Perindopril-induced angioedema of the lips and tongue
Because of its safety and efficacy, perindopril is a commonly prescribed angiotensin-converting enzyme inhibitor. Published in the Journal of Medical Case Reports, the authors in the present paper describe the clinical manifestations, management, and outcome of perindopril-induced angioedema of the lips and tongue in a 65-year-old man.

A 65-year-old man presented to an emergency department with lip and tongue swelling and dysphagia. There were no systemic symptoms and no past history of a similar event. He had been consuming perindopril 5 mg and amlodipine 5 mg for the last 3 weeks; one tablet of Coveram contains 3.395 mg perindopril corresponding to 5 mg perindopril arginine and 6.935 mg amlodipine besilate corresponding to 5 mg amlodipine. A physical examination revealed considerable swelling of his lips and tongue.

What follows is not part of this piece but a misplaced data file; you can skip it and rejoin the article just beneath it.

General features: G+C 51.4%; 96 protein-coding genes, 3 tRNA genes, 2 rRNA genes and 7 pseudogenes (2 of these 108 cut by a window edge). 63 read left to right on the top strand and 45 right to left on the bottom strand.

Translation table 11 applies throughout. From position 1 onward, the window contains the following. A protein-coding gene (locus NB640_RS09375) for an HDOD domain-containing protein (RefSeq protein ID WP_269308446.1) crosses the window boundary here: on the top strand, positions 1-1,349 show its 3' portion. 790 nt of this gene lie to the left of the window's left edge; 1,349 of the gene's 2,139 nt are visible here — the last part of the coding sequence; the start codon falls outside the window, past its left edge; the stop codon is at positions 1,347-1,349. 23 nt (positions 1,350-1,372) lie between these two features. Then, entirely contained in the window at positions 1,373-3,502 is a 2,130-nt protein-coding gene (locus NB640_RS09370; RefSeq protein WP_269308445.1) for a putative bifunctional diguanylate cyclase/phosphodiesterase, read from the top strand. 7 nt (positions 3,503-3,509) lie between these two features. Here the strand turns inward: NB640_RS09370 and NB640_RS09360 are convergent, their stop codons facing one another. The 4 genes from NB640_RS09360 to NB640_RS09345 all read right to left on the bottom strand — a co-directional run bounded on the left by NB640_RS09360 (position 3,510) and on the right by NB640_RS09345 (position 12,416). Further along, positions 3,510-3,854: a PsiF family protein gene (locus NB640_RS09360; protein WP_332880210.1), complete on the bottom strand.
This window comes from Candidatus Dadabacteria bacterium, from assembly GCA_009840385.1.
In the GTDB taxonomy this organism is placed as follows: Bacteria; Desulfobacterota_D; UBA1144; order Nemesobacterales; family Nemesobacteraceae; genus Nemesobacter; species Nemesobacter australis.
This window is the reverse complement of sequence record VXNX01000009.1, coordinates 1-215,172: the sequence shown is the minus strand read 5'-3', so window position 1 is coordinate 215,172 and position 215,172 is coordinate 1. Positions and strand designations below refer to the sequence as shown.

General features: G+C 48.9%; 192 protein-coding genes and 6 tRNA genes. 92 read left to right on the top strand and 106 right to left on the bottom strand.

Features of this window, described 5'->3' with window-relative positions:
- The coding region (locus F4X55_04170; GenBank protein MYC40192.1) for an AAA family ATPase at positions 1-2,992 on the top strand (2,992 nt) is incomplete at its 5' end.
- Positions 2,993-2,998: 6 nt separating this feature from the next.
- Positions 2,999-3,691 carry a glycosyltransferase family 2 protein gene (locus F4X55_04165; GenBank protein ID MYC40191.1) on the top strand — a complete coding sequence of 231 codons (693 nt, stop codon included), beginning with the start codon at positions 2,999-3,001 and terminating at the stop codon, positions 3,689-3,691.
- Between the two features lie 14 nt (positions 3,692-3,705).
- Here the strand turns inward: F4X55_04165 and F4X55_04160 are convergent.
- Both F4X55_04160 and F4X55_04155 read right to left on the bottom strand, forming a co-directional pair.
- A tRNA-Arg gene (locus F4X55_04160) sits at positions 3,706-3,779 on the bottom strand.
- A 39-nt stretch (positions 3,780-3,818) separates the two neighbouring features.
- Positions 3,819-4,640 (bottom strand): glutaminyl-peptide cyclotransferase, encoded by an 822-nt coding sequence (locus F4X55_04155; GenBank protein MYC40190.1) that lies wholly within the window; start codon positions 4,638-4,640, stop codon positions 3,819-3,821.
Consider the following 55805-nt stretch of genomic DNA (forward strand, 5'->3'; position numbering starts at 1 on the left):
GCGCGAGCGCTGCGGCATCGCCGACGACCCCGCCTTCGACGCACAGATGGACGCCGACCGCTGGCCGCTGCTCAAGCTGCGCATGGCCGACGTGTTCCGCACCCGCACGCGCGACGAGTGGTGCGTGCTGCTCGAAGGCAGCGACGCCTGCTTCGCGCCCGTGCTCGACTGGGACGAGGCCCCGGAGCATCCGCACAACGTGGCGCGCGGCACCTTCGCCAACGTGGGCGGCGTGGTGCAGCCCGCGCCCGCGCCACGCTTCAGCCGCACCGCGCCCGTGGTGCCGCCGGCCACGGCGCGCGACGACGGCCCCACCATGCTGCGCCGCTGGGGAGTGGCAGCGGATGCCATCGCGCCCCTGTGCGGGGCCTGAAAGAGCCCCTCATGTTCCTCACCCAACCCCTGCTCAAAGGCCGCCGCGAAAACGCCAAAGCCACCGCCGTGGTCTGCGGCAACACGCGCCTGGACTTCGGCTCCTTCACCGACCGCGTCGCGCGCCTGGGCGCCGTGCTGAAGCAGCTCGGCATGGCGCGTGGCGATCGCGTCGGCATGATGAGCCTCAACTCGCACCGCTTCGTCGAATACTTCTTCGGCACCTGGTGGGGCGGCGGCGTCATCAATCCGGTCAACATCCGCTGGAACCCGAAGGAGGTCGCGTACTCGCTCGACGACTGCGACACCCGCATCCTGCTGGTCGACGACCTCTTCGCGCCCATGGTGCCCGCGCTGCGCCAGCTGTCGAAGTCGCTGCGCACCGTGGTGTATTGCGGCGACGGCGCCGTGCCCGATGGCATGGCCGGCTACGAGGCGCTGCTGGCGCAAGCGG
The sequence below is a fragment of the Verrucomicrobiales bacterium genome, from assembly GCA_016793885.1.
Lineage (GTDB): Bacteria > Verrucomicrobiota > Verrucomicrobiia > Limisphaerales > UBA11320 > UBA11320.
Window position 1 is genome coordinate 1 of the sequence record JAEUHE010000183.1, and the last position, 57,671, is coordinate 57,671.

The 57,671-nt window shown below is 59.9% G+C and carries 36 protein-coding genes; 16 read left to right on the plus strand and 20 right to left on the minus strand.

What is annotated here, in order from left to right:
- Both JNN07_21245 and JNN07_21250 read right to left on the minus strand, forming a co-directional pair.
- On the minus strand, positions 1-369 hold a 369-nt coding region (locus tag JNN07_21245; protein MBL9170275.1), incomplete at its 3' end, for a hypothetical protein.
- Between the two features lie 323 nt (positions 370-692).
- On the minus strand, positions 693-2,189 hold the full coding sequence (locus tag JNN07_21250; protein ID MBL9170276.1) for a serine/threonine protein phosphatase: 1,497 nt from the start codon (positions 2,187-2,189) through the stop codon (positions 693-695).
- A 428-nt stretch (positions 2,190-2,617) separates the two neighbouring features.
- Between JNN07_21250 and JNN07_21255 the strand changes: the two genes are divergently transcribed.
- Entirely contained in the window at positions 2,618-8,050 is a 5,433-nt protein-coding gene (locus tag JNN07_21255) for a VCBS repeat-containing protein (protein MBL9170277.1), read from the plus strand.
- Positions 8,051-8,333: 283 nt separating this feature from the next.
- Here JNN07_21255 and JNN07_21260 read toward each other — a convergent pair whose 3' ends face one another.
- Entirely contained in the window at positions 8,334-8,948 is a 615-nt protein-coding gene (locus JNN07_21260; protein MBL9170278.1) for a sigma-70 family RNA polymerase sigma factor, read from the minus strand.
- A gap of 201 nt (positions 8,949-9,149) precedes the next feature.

Electrocardiography demonstrated sinus rhythm, a normal P axis, and V-rate of 50–99. A clinical diagnosis of perindopril-induced angioedema was made, and perindopril was discontinued. The angioedema resolved completely after the administration of antihistamines and corticosteroids.

In conclusion, ACE inhibitor-induced angioedema is a potentially lethal condition, and early detection is necessary for appropriate therapeutic intervention.

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